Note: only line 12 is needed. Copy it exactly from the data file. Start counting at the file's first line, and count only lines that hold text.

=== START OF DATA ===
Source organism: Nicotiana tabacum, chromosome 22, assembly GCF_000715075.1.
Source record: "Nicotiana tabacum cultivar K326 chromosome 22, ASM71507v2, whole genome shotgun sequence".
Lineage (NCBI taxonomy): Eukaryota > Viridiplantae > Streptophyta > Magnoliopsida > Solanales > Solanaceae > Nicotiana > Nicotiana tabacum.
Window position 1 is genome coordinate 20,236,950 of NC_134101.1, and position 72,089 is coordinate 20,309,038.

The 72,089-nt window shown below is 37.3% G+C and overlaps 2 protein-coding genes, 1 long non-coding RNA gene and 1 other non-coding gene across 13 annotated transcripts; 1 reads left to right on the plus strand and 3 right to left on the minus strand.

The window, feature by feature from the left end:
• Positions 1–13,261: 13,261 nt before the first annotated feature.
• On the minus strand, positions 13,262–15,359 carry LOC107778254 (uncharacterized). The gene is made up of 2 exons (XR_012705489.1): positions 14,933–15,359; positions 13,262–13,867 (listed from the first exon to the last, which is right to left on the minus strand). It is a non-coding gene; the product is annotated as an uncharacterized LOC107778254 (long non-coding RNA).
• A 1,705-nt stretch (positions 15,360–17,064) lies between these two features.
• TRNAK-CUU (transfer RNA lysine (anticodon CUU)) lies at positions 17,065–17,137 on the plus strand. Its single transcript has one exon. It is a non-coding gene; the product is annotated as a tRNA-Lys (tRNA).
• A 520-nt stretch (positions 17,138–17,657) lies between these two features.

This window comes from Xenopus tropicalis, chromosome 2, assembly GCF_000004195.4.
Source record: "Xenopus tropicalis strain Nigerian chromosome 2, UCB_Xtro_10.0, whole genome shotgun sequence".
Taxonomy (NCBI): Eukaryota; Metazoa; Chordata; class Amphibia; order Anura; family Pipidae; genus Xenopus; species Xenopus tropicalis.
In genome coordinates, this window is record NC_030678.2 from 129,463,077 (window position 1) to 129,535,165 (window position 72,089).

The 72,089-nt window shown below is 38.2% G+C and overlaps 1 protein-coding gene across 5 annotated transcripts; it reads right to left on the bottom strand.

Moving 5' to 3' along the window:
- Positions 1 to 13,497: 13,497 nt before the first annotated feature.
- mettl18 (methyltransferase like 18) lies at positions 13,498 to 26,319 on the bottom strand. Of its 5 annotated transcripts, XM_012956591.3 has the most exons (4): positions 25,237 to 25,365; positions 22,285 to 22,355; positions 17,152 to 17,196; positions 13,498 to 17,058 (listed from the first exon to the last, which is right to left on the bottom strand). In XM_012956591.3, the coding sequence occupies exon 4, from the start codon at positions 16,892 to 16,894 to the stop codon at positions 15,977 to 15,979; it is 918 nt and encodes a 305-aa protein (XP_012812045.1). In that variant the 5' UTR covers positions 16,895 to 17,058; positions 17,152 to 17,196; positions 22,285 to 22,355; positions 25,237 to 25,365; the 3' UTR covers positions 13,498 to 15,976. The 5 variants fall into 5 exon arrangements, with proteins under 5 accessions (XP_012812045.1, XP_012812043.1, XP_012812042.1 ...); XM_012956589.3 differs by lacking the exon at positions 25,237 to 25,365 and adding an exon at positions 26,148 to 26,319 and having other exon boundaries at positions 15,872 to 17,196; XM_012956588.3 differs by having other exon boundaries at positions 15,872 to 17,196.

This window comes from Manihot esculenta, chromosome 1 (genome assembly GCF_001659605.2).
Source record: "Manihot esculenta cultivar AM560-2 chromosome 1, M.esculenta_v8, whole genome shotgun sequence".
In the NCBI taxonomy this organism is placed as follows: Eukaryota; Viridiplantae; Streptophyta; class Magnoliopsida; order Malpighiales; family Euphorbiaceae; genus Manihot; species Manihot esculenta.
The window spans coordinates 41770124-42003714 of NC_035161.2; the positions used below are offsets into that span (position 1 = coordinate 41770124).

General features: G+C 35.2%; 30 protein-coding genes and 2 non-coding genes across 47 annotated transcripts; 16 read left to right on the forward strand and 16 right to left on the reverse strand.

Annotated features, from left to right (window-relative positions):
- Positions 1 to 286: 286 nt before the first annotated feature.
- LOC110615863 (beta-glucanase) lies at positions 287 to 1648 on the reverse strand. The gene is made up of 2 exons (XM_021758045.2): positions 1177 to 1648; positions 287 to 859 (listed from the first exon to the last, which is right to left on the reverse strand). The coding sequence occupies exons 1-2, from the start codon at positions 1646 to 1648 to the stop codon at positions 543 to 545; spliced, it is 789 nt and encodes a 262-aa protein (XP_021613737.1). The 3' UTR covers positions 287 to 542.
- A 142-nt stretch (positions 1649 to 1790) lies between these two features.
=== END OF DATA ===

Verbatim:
This window comes from Xenopus tropicalis, chromosome 2, assembly GCF_000004195.4.